Thank you, Madam Chair.
    I'll be splitting my time with my colleague.
    I want to talk to the gentleman from the Canadian Institutes of Health Research.
     One of my greatest interests is health and wellness and prevention. I was wondering what you're doing to educate Canadians on taking a greater role in their own health and wellness. Also, I was wondering if you could comment on the role of technology. Is there anything you're looking for in that regard?
     Certainly it is part of the mandate of CIHR to not only create knowledge but to translate that knowledge. Actually, it turns out that this latter part of the mandate is possibly the most challenging. Even though clearly, in some instances, we have generated the evidence through research, the uptake of that knowledge is not what one would want it to be.
    In recent years, CIHR has put a lot of emphasis on knowledge translation. It has become very clear that in order to have an impact there, we need to involve the stakeholders from the beginning, and at all levels. When it's going to impact a specific community, we need to have these people at the table, to have them be part of the research process. They have a buy-in, if you will, to the project.
    The same applies for changing practices. We need to have practitioners at the table to also be part of the process. In health services, we need to have the proper provincial jurisdictions at the table.
    There are two programs we've instituted that are helping us very much in attaining these goals. One is basically what I've just described, which is to have, in partnership with the stakeholders, a joint effort to identify specific research problems that they want to be addressed in priority, and for us to go and do the research. Another aspect has been what we call “evidence on tap”, which refers to the fact that a lot of times the evidence already exists; it's just not being used. Again, we sit down with stakeholders and identify with them the information that would help them to change either policy or practice. Because it comes from them, we are getting much more of a buy-in, again, in those situations.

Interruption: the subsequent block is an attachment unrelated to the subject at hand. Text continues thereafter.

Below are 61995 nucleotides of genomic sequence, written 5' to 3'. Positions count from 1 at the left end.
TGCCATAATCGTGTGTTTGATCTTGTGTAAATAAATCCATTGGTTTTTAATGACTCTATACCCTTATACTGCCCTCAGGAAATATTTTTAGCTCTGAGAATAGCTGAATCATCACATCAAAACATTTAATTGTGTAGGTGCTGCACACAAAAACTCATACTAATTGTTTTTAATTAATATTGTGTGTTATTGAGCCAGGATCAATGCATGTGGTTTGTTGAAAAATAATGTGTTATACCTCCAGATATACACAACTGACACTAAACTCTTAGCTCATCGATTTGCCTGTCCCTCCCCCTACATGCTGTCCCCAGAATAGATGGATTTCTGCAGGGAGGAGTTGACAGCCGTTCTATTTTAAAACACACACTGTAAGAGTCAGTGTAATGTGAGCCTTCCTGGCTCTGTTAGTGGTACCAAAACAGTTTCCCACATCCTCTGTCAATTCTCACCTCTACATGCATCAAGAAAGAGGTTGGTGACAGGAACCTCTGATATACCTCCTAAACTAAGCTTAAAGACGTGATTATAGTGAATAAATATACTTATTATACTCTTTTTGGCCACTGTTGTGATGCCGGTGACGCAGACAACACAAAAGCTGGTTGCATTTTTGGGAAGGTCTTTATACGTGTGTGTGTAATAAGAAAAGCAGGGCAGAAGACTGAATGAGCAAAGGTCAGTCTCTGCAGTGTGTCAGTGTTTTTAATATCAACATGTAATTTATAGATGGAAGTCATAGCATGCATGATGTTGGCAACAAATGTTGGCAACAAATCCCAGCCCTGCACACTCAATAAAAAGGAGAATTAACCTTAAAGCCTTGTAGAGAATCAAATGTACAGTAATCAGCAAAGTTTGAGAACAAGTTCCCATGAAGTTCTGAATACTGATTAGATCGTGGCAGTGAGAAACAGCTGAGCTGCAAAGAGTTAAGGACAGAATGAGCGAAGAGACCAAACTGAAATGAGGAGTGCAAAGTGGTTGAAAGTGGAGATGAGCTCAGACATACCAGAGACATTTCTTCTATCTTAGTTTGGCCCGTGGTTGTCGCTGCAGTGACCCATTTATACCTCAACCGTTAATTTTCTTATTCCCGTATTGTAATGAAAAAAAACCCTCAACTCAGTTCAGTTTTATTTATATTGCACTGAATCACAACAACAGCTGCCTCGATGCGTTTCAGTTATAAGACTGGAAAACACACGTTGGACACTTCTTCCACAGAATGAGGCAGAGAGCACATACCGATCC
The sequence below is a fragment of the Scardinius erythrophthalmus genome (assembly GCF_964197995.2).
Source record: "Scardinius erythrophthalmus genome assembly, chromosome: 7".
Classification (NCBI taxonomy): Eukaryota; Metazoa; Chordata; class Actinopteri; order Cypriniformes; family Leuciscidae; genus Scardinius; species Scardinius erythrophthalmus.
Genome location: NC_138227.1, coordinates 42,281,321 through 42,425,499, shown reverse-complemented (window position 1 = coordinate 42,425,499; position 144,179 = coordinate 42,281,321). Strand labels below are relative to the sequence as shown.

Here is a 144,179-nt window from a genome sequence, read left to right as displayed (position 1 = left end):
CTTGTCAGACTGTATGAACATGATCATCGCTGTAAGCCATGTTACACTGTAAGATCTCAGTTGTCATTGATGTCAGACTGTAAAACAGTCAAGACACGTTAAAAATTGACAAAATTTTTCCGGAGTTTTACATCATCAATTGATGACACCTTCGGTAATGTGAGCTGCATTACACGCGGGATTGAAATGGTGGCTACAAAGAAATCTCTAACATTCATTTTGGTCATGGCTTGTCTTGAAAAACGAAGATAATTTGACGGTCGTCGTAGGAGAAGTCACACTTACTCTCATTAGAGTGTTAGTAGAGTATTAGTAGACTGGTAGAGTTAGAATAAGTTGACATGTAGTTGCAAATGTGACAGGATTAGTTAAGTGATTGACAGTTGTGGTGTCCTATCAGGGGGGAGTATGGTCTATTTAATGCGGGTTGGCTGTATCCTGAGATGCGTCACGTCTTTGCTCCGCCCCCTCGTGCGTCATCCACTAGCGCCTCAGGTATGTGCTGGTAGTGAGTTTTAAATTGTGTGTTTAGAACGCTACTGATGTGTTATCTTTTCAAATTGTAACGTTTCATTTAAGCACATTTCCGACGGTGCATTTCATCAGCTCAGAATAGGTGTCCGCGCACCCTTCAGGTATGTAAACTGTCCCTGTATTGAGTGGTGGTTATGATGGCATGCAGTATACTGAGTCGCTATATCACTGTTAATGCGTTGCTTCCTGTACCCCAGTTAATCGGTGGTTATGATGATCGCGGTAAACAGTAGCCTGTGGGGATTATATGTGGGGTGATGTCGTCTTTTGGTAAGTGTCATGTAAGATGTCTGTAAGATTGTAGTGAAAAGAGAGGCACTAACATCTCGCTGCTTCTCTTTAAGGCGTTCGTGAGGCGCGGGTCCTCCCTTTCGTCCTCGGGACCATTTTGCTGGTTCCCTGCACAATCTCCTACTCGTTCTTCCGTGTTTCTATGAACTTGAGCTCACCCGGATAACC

Madam Chair, I'd like to follow up on some questions with regard to the CIHR.
    I am certainly a huge supporter of health research. One of the positive aspects of this year's budget, I think, is that there continues to be a money flow and increases for health research. But I want to ask, how does this compare with other jurisdictions that are facing economic challenges? Is Canada unique in continuing to push toward increases, or has that been standard?
    As well, how was it during the last economic slowdown, in the early 1990s? What was the approach of the government then toward health research?
    Certainly, over at least the last decade, there has been quite significant investment in Canada in health research and in the creation of different programs that were extremely important to not only attract to Canada but also retain researchers.
    A major program was the Canada Foundation for Innovation. There was a need for important investment in infrastructures, which are increasingly expensive but also increasingly needed for us to be able to maintain research at an international level. That certainly has been a very important program. The other very important one was the Canada research chairs program. It has enabled us to attract to Canada, and to retain, the best and the brightest minds.
    CIHR is striving to ensure that we direct the resources to these individuals who have been recruited or retained as being, as I say, the best and the brightest, who already have, in most cases, competitive environments of research through the CFI. This is the challenge we have, to ensure that we have the right balance of support.
    Thank you very much, Mr. Chartrand.
    The time is up for the second round.
    We have five minutes left, and there's been a request from Mr. Malo and Ms. Wasylycia-Leis for two and a half more minutes each. Is it the will of the committee to allow this to happen?
    Some hon. members: Agreed.
    The Chair: Okay, thank you.